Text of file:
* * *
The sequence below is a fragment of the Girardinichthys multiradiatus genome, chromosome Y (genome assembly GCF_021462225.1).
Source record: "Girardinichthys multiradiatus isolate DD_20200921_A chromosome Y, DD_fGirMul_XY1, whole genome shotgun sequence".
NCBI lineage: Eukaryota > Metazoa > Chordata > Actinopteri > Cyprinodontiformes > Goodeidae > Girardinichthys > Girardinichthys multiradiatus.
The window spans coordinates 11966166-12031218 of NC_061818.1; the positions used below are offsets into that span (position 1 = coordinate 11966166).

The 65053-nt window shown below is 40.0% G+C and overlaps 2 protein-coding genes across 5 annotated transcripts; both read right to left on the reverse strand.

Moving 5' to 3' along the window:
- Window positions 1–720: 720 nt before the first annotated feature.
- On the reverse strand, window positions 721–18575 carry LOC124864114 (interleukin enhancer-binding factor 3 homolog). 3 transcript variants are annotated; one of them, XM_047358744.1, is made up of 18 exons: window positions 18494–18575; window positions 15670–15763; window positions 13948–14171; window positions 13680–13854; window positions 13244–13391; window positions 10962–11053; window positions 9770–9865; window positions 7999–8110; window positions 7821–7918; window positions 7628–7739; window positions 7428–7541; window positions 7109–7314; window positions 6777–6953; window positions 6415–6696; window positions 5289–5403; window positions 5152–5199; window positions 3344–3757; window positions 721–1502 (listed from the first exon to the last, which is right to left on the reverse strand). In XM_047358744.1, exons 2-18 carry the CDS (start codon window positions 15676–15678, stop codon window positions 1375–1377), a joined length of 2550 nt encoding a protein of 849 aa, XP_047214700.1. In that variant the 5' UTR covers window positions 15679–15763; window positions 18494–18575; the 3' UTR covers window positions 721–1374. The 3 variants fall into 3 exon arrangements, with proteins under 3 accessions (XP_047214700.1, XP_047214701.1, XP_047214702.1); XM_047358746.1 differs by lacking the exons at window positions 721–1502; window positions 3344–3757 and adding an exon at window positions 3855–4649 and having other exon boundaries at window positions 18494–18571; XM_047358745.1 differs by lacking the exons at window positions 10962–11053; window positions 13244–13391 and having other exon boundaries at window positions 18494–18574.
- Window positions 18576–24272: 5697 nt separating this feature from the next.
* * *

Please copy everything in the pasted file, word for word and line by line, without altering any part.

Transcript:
The sequence below is a fragment of the Girardinichthys multiradiatus genome, chromosome Y (genome assembly GCF_021462225.1).
Source record: "Girardinichthys multiradiatus isolate DD_20200921_A chromosome Y, DD_fGirMul_XY1, whole genome shotgun sequence".
NCBI lineage: Eukaryota > Metazoa > Chordata > Actinopteri > Cyprinodontiformes > Goodeidae > Girardinichthys > Girardinichthys multiradiatus.
The window spans coordinates 11966166-12031218 of NC_061818.1; the positions used below are offsets into that span (position 1 = coordinate 11966166).

The 65053-nt window shown below is 40.0% G+C and overlaps 2 protein-coding genes across 5 annotated transcripts; both read right to left on the reverse strand.

Moving 5' to 3' along the window:
- Window positions 1–720: 720 nt before the first annotated feature.
- On the reverse strand, window positions 721–18575 carry LOC124864114 (interleukin enhancer-binding factor 3 homolog). 3 transcript variants are annotated; one of them, XM_047358744.1, is made up of 18 exons: window positions 18494–18575; window positions 15670–15763; window positions 13948–14171; window positions 13680–13854; window positions 13244–13391; window positions 10962–11053; window positions 9770–9865; window positions 7999–8110; window positions 7821–7918; window positions 7628–7739; window positions 7428–7541; window positions 7109–7314; window positions 6777–6953; window positions 6415–6696; window positions 5289–5403; window positions 5152–5199; window positions 3344–3757; window positions 721–1502 (listed from the first exon to the last, which is right to left on the reverse strand). In XM_047358744.1, exons 2-18 carry the CDS (start codon window positions 15676–15678, stop codon window positions 1375–1377), a joined length of 2550 nt encoding a protein of 849 aa, XP_047214700.1. In that variant the 5' UTR covers window positions 15679–15763; window positions 18494–18575; the 3' UTR covers window positions 721–1374. The 3 variants fall into 3 exon arrangements, with proteins under 3 accessions (XP_047214700.1, XP_047214701.1, XP_047214702.1); XM_047358746.1 differs by lacking the exons at window positions 721–1502; window positions 3344–3757 and adding an exon at window positions 3855–4649 and having other exon boundaries at window positions 18494–18571; XM_047358745.1 differs by lacking the exons at window positions 10962–11053; window positions 13244–13391 and having other exon boundaries at window positions 18494–18574.
- Window positions 18576–24272: 5697 nt separating this feature from the next.